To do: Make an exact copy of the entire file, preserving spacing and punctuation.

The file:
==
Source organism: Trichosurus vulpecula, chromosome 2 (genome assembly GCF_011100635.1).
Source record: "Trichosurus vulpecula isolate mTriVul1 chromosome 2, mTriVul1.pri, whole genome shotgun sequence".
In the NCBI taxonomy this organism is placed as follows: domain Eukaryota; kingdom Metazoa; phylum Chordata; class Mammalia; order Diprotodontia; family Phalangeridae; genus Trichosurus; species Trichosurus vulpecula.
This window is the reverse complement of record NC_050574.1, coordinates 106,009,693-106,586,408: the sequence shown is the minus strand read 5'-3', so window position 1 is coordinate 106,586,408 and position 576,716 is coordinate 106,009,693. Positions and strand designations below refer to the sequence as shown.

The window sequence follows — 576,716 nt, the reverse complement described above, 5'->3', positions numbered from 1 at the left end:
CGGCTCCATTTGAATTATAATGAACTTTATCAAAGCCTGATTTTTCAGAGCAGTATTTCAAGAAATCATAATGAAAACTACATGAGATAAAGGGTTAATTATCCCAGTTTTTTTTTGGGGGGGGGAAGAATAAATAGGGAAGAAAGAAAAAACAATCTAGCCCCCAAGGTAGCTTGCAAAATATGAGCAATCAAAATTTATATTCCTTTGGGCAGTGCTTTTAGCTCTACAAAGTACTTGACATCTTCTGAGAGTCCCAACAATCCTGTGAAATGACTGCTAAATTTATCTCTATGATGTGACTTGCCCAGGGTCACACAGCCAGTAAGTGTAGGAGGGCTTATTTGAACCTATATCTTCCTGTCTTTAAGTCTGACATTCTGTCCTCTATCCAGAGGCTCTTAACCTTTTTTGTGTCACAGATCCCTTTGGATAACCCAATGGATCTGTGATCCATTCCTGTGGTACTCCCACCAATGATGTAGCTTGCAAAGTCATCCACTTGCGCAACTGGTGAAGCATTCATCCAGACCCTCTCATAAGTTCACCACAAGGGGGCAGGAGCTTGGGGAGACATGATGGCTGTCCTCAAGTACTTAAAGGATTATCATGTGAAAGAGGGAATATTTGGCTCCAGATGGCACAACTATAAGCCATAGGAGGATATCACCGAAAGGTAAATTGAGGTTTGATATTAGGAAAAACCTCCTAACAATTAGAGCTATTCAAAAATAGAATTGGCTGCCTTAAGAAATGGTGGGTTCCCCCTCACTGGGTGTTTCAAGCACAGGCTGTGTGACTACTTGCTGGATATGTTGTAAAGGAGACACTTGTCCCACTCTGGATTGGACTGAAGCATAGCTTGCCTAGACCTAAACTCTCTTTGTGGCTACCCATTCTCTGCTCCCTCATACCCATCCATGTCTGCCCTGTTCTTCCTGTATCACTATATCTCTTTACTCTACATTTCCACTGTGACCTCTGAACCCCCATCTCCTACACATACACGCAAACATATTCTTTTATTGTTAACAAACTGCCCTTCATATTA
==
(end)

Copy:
Source organism: Trichosurus vulpecula, chromosome 2 (genome assembly GCF_011100635.1).
Source record: "Trichosurus vulpecula isolate mTriVul1 chromosome 2, mTriVul1.pri, whole genome shotgun sequence".
In the NCBI taxonomy this organism is placed as follows: domain Eukaryota; kingdom Metazoa; phylum Chordata; class Mammalia; order Diprotodontia; family Phalangeridae; genus Trichosurus; species Trichosurus vulpecula.
This window is the reverse complement of record NC_050574.1, coordinates 106,009,693-106,586,408: the sequence shown is the minus strand read 5'-3', so window position 1 is coordinate 106,586,408 and position 576,716 is coordinate 106,009,693. Positions and strand designations below refer to the sequence as shown.

The window sequence follows — 576,716 nt, the reverse complement described above, 5'->3', positions numbered from 1 at the left end:
CGGCTCCATTTGAATTATAATGAACTTTATCAAAGCCTGATTTTTCAGAGCAGTATTTCAAGAAATCATAATGAAAACTACATGAGATAAAGGGTTAATTATCCCAGTTTTTTTTTGGGGGGGGGAAGAATAAATAGGGAAGAAAGAAAAAACAATCTAGCCCCCAAGGTAGCTTGCAAAATATGAGCAATCAAAATTTATATTCCTTTGGGCAGTGCTTTTAGCTCTACAAAGTACTTGACATCTTCTGAGAGTCCCAACAATCCTGTGAAATGACTGCTAAATTTATCTCTATGATGTGACTTGCCCAGGGTCACACAGCCAGTAAGTGTAGGAGGGCTTATTTGAACCTATATCTTCCTGTCTTTAAGTCTGACATTCTGTCCTCTATCCAGAGGCTCTTAACCTTTTTTGTGTCACAGATCCCTTTGGATAACCCAATGGATCTGTGATCCATTCCTGTGGTACTCCCACCAATGATGTAGCTTGCAAAGTCATCCACTTGCGCAACTGGTGAAGCATTCATCCAGACCCTCTCATAAGTTCACCACAAGGGGGCAGGAGCTTGGGGAGACATGATGGCTGTCCTCAAGTACTTAAAGGATTATCATGTGAAAGAGGGAATATTTGGCTCCAGATGGCACAACTATAAGCCATAGGAGGATATCACCGAAAGGTAAATTGAGGTTTGATATTAGGAAAAACCTCCTAACAATTAGAGCTATTCAAAAATAGAATTGGCTGCCTTAAGAAATGGTGGGTTCCCCCTCACTGGGTGTTTCAAGCACAGGCTGTGTGACTACTTGCTGGATATGTTGTAAAGGAGACACTTGTCCCACTCTGGATTGGACTGAAGCATAGCTTGCCTAGACCTAAACTCTCTTTGTGGCTACCCATTCTCTGCTCCCTCATACCCATCCATGTCTGCCCTGTTCTTCCTGTATCACTATATCTCTTTACTCTACATTTCCACTGTGACCTCTGAACCCCCATCTCCTACACATACACGCAAACATATTCTTTTATTGTTAACAAACTGCCCTTCATATTA